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The Missing Center: Torah Talk on Ki Tavo 5778


When we carry the Torah around the sanctuary during a hakafah we often sing Al Shloshah Devarim, the passage from Pirkei Avot in the Mishnah: on three things the world stands. On Torah, on work, and on acts of kindness. Torah is listed first, making it the most important part of our tradition. And you may be familiar with the great Labor Zionist Achad Ha’Am’s related concept that Judaism is made up of three great elements: God, Torah and Israel. Torah is at the very center of it all.

So what are we to make of a central Jewish text that completely omits Torah?

This week we read the portion of Ki Tavo in Deuteronomy, which begins with an unusual declaration: when we come into the land that God will give us as an inheritance we are to take the first fruits of our produce, and bring them to the priest, and say this formula: “Arami oveid avi, my father was a wandering Aramean, he came to Egypt few in number and became a great nation there; the Egyptians dealt harshly with us, and enslaved us; but God brought us out with a great hand and an oustretched arm… and brought us to this place, flowing with milk and honey.” In addition to its central role in an important Biblical ritual, this passage was quoted often in rabbinic literature, most famously in the Pesach Haggadah.

But this formula for what we are supposed to say when we bring our offering to the Tabernacle is surprising. In its mini-history of our ancient people it includes two of the enormous elements in our people’s history, Yetziat Mitzrayim, the Exodus from Egypt, and the entry into and settlement of Eretz Yisrael, the home Land of Israel. But it curiously omits all mention of a third equally crucial event: the giving of Torah at Sinai.

It’s a fascinating, even a shocking, omission. If the three most important elements of Jewish identity are God, Torah and Israel, then omitting Torah means having an incomplete form of Judaism. Ironically, here in the Torah itself what is missing is, well, Torah.

The explanation for this omission teaches us much about how religion evolves, and what an organic and remarkable creation Judaism is.

In Biblical times our people constituted an agricultural nation, living on and with the land. The most important religious experiences were farming-related: planting crops, harvesting, dividing the produce, offering it and eating it. The connection to the land itself, and the labor needed to produce food from it, was absolutely central to our identity. Erets Yisrael was truly the holy land of Israel, and our intimate and permanent relationship to that land was forged over centuries of daily labor and life. When Zionism reconnected Jews to our land in the 19th century in a real, tangible, practical way, it revived the whole experience of loving and serving God by creating food from the very earth, hamotzi lechem min ha’arets. The land of Israel was at the heart of our people then, and it is also at the heart of Ki Tavo, as we hope it is at the heart of every Jew in the world today.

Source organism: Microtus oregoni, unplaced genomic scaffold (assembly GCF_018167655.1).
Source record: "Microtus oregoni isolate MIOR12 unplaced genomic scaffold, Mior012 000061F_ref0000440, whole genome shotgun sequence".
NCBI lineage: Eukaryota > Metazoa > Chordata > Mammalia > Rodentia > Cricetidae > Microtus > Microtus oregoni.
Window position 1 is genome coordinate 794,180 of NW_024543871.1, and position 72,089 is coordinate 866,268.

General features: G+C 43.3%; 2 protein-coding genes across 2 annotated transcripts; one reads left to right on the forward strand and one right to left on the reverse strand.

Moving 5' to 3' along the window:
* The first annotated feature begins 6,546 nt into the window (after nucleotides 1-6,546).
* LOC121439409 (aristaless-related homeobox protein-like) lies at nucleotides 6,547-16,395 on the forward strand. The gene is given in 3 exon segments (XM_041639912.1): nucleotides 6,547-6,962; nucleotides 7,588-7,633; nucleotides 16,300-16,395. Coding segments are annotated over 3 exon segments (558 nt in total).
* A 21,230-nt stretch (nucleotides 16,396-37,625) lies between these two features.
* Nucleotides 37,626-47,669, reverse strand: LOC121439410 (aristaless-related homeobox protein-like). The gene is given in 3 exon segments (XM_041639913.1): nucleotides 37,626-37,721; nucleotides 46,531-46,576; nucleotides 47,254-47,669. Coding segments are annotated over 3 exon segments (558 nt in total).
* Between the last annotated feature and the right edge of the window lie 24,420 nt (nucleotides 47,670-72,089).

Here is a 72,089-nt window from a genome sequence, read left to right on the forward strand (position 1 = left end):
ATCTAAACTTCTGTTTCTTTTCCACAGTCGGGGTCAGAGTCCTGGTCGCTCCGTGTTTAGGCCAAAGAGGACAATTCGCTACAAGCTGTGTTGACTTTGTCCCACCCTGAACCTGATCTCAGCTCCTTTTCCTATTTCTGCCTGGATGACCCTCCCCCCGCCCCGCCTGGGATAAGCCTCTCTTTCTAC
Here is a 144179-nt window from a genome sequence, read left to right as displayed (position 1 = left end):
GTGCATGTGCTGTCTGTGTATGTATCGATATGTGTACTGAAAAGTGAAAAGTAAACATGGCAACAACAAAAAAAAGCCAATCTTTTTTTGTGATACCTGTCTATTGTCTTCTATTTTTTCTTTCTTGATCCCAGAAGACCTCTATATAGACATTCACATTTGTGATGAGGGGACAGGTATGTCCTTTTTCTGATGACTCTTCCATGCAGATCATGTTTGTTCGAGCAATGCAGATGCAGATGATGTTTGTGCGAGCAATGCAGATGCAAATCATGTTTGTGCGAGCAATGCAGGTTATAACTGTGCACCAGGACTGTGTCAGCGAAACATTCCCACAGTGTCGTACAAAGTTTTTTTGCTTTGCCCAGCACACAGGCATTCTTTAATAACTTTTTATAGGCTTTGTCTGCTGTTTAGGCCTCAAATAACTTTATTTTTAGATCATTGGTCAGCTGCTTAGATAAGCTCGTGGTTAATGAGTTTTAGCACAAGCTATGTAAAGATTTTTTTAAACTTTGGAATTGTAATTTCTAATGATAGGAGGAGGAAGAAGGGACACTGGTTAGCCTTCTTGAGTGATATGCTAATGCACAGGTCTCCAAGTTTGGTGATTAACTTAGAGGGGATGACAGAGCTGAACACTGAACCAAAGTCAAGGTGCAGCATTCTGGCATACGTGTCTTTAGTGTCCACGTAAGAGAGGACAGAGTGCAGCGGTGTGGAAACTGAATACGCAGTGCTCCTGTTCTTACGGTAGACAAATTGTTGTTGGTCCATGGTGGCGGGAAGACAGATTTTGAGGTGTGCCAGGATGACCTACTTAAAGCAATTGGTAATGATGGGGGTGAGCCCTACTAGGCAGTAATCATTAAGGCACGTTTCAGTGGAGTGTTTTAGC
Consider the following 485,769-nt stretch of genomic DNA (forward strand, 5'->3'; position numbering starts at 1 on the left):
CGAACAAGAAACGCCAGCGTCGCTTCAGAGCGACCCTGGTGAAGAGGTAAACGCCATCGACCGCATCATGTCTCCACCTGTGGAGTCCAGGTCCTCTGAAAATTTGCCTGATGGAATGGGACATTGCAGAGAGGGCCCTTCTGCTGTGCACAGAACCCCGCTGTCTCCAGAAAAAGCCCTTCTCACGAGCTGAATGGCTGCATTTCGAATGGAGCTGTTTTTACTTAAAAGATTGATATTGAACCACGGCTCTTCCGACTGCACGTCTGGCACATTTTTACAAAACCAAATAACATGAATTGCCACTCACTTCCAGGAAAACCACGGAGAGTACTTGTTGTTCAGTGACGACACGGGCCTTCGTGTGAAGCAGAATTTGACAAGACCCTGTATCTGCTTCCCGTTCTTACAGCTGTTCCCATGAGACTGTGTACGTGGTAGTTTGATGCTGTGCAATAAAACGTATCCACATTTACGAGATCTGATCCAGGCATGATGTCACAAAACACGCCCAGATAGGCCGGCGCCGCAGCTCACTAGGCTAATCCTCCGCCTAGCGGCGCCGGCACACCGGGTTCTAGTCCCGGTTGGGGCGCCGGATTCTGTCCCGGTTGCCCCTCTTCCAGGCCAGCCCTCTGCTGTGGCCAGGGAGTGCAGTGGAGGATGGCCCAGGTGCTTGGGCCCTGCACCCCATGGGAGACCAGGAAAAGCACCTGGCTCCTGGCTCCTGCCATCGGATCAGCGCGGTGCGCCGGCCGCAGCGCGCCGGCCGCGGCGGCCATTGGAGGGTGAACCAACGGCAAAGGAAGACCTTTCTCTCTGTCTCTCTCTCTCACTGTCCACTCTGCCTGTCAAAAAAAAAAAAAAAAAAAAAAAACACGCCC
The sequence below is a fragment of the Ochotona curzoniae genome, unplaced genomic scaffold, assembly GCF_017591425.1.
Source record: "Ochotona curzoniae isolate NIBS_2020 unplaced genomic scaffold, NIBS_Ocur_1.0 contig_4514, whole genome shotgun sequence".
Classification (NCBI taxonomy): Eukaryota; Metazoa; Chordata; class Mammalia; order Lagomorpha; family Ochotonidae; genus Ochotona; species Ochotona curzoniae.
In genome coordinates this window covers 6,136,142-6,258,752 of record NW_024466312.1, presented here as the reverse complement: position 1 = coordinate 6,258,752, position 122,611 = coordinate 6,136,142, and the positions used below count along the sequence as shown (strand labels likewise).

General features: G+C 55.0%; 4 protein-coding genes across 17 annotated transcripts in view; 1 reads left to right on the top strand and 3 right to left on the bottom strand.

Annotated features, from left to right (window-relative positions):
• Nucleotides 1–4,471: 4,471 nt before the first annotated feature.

Like Erets Yisrael, God, too, was central to Jewish life in the times of the Bible, as it is today. In Ki Tavo we are commanded to bring this offering to God in the Tabernacle (and later, the Temple) and to thank God for all that we have. And we are to remember the great gift of freedom God conferred upon us by miraculously redeeming us from Egyptian slavery.

Everything comes from God, a good lesson today as in the time of Deuteronomy.

So we have God and Israel here—but not Torah. Clearly, the third leg of this stool of Jewish identity, Torah, was far less crucial to our Deuteronomic ancestors than the other two. Again, why?

As farmers in our own land the need to study Torah, in whatever form it existed, must have seemed less urgent. We had an immediate relationship with the land, and we needed God for the basics that make agriculture possible: rain, sun, soil. The importance of Torah was diminished when we lived on the land itself.

But when we were sent into Exile, and forcibly torn from our own land, we needed Torah. In fact, without the study of Torah, Judaism would have disappeared and the people of Israel faded into the dust of history. Only Torah preserved us—gave us the moral foundation, and the religious identity, to not only survive from thrive.

When we read in Ki Tavo—in the Torah, of course—that we are to give a tenth of all that we have earned to charity, to the poor and the homeless and the widow and the orphan, we acknowledge that we have been blessed. We are following an ancient agricultural practice, perhaps more than 3000 years old, designed for an ancient people in a land of long ago.

But we are also using this remarkable text, Torah, to teach us how to live today. And therein lies the true genius of Judaism.

For wherever we are in the world it is the Torah that binds us together, and makes possible our unity as a people. It is the Torah that reminds us to worship God, and of our connection to the holy land of Israel. It is the Torah that teaches us that tzedakah must be part and parcel of our very being.

Paradoxically, even when the Torah seems to be absent, as it appears to be in Ki Tavo, it is not only implicitly present, but actually central, in our religion and in our lives. May it always be so for each of us.

 

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